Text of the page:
Francis Ford Coppola

Dementia 13

You’re a Big Boy Now

Finian’s Rainbow

The Rain People

The Godfather 100
[ review ]

The Conversation 82
[ Surveillance, obsession, paranoia… This low-key thriller starring Gene Hackman is clearly a precursor to “Blow Out”, but I gotta say: ultimately, I prefer De Palma’s film to Coppola’s. ]

The Godfather Part II 86
[ review ]

Apocalypse Now 100
[ review ]

One from the Heart 57
[ Coppola’s follow-up to his masterpiece “Apocalypse Now” was a spectacular box-office and critical failure, and you can kinda see why. “One from the Heart” is uneven and oddly stylized, like some sort of highly theatrical live television drama, Frederic Forrest and Teri Garr aren’t very exciting in the leads and the characters they play are hard to follow and care about as they fall in and out of love over and over. On the other hand, the movie does have delightful supporting turns by Raul Julia and Nastassja Kinski, a great Tom Waits song score and brilliantly colourful and inventive cinematography. It’s a failure alright, but a darn interesting one. ]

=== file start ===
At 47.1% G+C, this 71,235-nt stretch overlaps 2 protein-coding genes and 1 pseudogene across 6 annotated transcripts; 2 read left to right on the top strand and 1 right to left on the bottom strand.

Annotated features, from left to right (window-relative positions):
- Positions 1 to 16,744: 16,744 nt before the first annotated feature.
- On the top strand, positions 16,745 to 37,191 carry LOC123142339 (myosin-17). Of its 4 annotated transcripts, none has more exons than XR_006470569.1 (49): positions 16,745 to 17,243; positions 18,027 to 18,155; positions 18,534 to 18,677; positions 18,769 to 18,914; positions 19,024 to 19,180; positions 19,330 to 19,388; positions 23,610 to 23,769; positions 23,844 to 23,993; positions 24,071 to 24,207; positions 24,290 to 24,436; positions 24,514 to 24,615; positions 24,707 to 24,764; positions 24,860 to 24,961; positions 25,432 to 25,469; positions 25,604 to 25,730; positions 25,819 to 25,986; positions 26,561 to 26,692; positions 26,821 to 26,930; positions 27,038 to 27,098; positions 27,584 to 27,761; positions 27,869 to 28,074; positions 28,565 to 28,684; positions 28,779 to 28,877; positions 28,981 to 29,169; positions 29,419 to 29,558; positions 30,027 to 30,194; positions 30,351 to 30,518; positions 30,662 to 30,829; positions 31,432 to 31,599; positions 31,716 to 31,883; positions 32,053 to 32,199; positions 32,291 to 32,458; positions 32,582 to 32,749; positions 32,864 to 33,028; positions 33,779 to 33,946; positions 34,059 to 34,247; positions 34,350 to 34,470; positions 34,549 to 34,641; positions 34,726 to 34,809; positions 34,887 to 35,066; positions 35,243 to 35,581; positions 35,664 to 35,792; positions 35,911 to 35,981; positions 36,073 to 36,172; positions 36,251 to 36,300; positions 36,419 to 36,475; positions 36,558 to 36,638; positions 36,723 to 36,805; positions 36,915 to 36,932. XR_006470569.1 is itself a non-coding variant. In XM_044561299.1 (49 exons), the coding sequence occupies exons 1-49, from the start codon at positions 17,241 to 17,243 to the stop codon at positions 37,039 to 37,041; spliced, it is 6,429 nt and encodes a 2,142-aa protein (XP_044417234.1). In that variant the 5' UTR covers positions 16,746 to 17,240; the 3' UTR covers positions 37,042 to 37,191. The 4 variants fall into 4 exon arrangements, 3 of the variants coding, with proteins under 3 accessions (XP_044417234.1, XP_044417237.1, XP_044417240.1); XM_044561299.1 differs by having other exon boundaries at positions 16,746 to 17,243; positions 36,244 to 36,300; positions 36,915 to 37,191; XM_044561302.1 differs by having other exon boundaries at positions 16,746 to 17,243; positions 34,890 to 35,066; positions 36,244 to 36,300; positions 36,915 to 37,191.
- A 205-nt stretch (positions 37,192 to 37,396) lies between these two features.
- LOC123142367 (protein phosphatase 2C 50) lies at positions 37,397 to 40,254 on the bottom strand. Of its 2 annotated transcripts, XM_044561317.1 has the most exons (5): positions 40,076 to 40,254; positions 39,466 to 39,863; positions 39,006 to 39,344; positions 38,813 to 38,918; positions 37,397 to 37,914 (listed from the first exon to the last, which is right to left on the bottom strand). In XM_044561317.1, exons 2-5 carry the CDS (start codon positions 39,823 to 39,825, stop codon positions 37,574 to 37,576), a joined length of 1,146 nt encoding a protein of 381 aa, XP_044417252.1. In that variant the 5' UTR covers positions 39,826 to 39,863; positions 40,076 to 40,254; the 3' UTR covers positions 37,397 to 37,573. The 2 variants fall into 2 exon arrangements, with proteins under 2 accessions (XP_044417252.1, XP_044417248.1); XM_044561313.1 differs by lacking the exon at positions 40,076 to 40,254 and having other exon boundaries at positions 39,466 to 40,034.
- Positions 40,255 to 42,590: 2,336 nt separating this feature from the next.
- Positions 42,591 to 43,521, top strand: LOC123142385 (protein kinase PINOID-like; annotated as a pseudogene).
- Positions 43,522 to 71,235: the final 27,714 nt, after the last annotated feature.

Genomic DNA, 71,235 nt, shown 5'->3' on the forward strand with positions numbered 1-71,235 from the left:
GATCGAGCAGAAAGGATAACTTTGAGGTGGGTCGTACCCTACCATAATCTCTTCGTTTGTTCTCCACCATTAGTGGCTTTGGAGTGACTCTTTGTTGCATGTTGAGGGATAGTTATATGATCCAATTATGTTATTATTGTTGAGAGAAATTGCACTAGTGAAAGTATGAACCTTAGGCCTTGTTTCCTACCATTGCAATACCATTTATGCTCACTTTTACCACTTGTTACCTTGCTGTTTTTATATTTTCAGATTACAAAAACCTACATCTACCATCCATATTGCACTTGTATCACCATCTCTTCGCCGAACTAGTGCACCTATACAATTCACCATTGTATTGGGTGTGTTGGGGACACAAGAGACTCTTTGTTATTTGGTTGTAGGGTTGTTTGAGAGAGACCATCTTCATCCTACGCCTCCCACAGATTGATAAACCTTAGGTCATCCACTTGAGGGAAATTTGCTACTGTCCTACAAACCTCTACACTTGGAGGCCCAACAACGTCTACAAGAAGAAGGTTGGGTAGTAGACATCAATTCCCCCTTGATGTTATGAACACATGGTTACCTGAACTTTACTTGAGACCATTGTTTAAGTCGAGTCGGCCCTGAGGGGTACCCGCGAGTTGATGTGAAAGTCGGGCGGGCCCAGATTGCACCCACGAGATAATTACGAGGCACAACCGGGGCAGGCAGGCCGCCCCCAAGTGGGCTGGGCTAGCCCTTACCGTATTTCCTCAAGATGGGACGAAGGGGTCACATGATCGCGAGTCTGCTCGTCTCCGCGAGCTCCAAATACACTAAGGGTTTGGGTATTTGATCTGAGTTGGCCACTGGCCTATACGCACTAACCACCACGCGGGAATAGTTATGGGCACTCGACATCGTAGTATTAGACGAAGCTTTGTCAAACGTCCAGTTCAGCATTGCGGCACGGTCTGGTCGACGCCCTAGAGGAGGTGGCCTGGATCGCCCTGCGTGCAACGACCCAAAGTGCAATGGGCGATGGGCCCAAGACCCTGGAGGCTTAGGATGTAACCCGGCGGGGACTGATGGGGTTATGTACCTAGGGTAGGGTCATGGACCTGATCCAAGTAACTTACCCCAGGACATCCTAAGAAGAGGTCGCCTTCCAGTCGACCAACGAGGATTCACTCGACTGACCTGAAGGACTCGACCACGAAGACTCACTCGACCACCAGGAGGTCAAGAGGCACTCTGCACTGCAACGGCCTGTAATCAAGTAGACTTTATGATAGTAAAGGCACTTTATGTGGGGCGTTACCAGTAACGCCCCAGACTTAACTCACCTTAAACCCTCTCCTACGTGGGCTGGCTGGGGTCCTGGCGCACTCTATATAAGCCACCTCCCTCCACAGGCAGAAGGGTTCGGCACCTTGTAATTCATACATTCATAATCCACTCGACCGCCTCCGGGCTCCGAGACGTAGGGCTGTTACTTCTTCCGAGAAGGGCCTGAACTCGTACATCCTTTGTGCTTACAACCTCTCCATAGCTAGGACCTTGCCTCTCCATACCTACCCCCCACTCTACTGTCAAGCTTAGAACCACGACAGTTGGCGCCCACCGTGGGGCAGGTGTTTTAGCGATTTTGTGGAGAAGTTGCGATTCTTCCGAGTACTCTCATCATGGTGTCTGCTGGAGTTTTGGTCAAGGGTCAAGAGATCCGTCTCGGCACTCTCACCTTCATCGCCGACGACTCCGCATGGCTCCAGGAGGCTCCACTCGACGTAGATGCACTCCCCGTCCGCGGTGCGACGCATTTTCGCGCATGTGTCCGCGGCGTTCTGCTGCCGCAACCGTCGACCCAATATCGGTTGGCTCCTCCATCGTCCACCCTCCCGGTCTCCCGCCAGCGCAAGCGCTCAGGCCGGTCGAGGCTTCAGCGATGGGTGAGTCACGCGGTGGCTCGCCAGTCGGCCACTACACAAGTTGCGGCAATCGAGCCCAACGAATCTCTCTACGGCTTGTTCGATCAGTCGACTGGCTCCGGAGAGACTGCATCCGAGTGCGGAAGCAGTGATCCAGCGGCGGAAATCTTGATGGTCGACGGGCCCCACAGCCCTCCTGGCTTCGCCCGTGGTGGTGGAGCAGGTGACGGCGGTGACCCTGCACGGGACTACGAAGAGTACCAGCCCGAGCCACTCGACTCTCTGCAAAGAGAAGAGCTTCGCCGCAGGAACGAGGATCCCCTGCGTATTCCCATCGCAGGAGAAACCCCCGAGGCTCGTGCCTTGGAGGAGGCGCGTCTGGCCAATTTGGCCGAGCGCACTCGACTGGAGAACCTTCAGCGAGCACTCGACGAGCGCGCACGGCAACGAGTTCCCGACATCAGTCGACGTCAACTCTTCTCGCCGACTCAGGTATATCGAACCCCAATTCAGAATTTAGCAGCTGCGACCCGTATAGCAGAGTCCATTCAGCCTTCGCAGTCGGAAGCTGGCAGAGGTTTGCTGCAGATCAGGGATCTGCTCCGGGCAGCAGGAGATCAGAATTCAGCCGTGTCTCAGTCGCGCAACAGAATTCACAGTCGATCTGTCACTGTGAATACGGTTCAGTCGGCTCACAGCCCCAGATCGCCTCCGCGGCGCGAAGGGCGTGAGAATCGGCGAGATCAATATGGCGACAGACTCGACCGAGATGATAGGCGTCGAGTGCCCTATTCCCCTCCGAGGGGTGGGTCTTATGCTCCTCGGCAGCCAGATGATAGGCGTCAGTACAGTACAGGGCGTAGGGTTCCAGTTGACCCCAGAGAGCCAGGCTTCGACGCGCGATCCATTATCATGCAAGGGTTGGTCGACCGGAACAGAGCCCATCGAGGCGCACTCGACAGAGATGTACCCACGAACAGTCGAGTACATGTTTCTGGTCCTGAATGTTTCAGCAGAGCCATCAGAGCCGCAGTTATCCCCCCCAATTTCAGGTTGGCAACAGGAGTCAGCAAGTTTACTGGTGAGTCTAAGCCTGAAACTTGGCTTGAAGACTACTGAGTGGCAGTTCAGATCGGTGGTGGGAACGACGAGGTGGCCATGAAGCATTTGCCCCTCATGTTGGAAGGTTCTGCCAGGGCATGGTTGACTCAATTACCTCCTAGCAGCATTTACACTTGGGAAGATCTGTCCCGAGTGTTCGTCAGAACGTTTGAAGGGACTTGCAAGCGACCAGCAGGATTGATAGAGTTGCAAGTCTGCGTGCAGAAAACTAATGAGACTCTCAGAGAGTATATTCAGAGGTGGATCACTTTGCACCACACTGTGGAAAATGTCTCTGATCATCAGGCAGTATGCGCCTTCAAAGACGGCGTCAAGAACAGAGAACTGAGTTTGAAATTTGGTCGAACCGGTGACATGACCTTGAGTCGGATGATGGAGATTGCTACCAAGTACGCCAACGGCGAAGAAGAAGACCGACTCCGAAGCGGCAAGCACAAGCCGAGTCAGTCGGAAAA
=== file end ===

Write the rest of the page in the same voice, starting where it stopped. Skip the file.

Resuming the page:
The Outsiders

Rumble Fish

The Cotton Club

Peggy Sue Got Married 79
[ review ]

Gardens of Stone

Tucker: The Man and His Dream

Life Without Zoe 12
[ Coppola’s contribution to New York Stories is an absolutely annoying short about a snotty rich girl involved, her touting musician father and model mother, a stolen diamond and a rich boy. It’s all corny and boring, it’s badly written and directed and the acting is awful, not to mention the suck-ass music. If you know what’s good for you, fast-forward through this dud. ]

The Godfather Part III 70
[ review ]

Bram Stoker’s Dracula


The Rainmaker

Youth Without Youth 39
[ Scorsese finally won the Oscar, Spielberg and Lucas just did a new “Indiana Jones. Coppola? After 10 years away, he comes back with what he says is a particularly personal film, but between us, it’s actually mostly a dull mess. Starring Tim Roth as a 70-something professor who miraculously finds himself young again after being struck by lighting, this incoherent tale also involves a Nazi scientist, the American secret services, a doppelgänger of Roth’s character, and a young woman who seems to be the reincarnation of his dead wife AND to be possessed by a mystical Indian figure. “Youth Without Youth” is an ambitious picture and there are some interesting ideas here and there about the nature of time and memory, but the screenplay is all over the place, alternately didactic and obtuse, and entirely devoid of a compelling narrative drive. It’s at its best when it embraces how melodramatic, absurd and pulpy this material is. Alas, more often than not, Coppola takes himself way too seriously and this David Lynch knockoff is ultimately a spectacular failure. ]